Seafaring drones are navigating Norway's fjords

Autonomous ships, robot snakes and other vessels filling Trondheim harbor.

Maritime Robotics

While there are government-approved test sites for land-based autonomous vehicles in the US, so far there is only one official test site for their seafaring counterparts. Tucked away in Norway's Trondheim Fjord, the test site offers wide, open waters similar to a small sea, but with relatively low shipping traffic so there's less of a chance of a collision should one of the test vehicles go haywire. The site officially opened late last year, but thanks to the cluster of research institutions and businesses in the area, companies like Kongsberg Seatex, Marintek, Maritime Robotics and Rolls-Royce Marine have all flocked to the fjord to test their new robotic and autonomous technologies.

Established as a partnership between the Norwegian University of Science and Technology's Center for Autonomous Marine Operations (NTNU AMOS) and the Norwegian government, the site includes part of Trondheim Harbor and has already been used to test everything from navigation and collision avoidance systems to operational safety and risk management projects. The technologies developed in Trondheim are expected to revolutionize the shipping industry as human crews are no longer needed to literally man the ship.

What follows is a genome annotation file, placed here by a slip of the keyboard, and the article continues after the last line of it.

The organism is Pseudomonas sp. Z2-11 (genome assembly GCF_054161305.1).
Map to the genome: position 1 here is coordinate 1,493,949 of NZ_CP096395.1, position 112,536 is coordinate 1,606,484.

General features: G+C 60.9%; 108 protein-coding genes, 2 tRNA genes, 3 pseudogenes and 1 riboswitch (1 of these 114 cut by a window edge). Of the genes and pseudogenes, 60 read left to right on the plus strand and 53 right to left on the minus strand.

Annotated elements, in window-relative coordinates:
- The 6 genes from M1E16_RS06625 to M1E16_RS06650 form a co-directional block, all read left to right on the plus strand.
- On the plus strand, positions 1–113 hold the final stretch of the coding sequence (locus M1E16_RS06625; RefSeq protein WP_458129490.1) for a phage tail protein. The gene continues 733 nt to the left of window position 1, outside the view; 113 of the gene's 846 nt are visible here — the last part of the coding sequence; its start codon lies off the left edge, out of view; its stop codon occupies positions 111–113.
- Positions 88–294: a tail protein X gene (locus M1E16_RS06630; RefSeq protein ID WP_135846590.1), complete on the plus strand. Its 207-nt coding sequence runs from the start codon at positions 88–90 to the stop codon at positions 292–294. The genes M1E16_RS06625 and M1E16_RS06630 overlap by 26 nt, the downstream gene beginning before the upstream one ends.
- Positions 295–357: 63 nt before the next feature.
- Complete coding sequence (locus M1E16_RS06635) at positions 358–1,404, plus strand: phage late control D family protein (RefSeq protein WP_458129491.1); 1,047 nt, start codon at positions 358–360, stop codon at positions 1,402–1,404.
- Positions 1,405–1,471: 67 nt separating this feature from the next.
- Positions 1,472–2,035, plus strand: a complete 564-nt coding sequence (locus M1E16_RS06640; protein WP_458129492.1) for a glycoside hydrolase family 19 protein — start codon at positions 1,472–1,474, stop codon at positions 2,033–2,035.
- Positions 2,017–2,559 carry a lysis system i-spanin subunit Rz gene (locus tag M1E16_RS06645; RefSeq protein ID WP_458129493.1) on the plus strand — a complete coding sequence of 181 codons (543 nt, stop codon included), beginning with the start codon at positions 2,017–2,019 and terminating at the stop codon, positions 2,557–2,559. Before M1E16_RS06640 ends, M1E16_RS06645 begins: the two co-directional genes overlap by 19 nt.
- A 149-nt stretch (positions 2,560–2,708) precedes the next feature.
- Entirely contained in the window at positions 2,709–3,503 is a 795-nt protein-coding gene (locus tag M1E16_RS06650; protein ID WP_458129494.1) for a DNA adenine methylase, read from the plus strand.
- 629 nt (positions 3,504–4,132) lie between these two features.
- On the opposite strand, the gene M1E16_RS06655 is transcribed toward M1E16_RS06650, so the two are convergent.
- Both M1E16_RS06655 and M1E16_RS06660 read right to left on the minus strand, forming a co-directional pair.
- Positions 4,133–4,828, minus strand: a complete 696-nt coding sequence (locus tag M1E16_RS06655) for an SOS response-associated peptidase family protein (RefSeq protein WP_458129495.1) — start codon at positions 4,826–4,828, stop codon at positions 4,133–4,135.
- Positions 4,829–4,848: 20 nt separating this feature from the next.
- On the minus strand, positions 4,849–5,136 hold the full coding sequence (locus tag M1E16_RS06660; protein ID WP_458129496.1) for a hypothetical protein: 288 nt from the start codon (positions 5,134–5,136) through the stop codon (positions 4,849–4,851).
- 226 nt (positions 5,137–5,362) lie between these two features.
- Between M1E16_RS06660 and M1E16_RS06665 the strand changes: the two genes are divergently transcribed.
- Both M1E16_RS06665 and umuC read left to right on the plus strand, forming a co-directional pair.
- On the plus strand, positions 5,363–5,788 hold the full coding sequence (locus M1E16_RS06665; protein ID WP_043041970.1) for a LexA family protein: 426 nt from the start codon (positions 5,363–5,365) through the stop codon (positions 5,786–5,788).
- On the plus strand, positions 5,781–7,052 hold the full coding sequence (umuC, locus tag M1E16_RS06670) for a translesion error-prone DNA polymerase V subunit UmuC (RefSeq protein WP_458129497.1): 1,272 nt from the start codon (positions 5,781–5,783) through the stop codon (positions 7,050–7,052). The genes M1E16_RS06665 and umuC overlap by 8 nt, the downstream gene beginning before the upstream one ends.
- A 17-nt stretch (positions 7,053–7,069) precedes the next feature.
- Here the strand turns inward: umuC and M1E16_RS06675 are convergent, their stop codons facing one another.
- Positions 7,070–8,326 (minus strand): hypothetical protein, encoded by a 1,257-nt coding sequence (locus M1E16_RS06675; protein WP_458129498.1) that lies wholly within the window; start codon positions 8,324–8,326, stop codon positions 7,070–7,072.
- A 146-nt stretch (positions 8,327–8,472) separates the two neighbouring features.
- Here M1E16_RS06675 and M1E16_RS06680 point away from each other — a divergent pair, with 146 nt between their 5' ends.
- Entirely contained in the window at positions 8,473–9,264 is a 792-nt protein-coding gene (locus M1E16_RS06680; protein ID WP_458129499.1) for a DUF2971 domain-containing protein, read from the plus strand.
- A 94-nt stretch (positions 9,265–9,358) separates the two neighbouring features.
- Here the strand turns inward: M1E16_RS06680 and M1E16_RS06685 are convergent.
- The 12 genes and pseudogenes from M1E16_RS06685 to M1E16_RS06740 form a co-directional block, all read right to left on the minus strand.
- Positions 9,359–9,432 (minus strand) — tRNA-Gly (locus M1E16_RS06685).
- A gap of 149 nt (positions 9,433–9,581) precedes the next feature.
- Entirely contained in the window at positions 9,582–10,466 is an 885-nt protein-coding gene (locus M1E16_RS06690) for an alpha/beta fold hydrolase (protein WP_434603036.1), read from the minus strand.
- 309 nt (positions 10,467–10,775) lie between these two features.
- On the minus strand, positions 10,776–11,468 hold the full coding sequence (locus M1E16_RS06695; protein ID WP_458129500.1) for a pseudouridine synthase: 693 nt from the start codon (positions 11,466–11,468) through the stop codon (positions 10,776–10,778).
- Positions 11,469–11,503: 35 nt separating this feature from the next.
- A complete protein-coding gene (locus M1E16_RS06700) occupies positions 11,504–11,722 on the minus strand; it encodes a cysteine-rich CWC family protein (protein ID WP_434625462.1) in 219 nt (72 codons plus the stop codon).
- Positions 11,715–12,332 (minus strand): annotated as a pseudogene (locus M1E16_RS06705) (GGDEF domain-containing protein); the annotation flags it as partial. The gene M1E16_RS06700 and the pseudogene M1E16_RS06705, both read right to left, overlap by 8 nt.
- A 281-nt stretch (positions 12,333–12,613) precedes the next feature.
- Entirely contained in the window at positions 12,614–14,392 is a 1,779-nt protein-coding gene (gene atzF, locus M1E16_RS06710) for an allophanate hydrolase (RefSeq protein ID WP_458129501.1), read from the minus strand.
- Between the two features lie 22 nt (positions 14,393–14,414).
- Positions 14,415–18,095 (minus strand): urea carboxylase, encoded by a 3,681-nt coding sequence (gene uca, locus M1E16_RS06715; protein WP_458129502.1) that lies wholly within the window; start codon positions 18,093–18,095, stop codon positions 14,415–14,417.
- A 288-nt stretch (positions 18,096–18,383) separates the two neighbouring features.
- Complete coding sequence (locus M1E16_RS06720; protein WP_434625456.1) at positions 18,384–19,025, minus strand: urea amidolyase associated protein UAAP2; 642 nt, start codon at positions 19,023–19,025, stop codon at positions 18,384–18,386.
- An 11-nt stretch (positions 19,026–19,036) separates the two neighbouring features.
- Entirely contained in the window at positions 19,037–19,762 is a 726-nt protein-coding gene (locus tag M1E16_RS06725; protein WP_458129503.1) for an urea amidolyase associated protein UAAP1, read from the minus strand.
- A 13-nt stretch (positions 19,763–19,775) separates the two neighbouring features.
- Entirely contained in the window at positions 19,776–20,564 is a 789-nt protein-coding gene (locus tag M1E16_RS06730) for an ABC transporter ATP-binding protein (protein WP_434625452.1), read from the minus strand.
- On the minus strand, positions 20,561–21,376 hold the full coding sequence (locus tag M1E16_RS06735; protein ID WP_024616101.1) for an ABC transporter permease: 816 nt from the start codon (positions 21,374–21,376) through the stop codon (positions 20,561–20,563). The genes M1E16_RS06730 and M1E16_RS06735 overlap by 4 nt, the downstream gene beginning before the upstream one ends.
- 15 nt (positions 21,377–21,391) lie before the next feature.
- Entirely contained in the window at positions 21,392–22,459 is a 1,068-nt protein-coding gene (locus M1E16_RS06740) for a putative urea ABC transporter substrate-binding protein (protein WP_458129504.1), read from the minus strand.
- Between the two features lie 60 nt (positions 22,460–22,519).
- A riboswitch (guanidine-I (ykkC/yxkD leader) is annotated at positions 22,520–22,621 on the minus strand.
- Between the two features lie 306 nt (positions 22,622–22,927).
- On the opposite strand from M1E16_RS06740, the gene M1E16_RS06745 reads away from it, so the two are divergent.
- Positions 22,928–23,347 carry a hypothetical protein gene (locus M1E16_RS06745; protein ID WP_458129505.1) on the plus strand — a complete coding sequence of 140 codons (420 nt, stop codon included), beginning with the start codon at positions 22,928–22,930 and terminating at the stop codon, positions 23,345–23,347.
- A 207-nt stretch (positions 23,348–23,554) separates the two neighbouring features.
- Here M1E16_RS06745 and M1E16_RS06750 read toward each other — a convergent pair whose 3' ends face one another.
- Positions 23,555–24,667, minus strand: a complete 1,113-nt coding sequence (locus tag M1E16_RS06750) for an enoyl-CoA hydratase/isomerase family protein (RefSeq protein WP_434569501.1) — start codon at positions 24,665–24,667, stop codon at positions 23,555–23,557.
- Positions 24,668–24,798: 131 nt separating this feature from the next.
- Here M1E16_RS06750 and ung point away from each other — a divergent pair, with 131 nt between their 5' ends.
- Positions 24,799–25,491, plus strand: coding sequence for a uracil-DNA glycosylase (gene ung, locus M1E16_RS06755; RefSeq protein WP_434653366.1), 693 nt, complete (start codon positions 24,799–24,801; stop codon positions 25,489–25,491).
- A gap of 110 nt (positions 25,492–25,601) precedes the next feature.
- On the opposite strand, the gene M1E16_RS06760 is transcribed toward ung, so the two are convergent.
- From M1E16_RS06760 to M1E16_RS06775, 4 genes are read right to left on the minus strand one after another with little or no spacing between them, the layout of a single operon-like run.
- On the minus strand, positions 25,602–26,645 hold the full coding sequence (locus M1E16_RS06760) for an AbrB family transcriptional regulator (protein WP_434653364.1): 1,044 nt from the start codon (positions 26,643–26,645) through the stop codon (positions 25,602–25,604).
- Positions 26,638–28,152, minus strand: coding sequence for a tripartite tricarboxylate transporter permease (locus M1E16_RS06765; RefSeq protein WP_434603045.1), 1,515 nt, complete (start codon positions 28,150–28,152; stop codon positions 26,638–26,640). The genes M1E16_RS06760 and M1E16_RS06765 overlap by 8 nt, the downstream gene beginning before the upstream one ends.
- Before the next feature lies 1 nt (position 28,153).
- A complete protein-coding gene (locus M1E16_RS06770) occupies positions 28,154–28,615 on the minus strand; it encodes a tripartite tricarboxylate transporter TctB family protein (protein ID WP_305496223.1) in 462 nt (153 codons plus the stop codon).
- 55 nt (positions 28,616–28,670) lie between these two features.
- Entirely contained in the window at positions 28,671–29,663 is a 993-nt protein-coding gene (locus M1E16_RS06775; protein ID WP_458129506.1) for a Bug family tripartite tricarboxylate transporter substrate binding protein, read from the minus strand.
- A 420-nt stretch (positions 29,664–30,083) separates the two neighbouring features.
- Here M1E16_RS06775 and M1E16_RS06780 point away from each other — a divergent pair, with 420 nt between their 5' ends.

"As far as we know, there are no such test sites of this kind in the world so the Norwegian Coastal Authorities are taking the lead in a changing maritime world," Kongsberg Seatex President Gard Ueland said when the site opened. "We will also see technology that has the potential to enable fully autonomous cargo vessels. Much of this will come from Trondheim, thanks to the unmatched maritime expertise here and our autonomous vehicles test bed."

While pilotless smart ships are a logical application of autonomous technology, Kongsberg Seatex has also been using the Trondheim site for the continued development of its snake-like Eelume underwater cleanup and inspection robot. The modular vehicle, which we saw early versions of last year, is being developed so that it can live permanently underwater without the need for a tethered support ship. Rolls-Royce, which expects to build a fleet of remote controlled ships by 2020, is also using the Trondheim test bed as it builds a new remote fleet management center in Alesund, about 150 miles to the Southeast.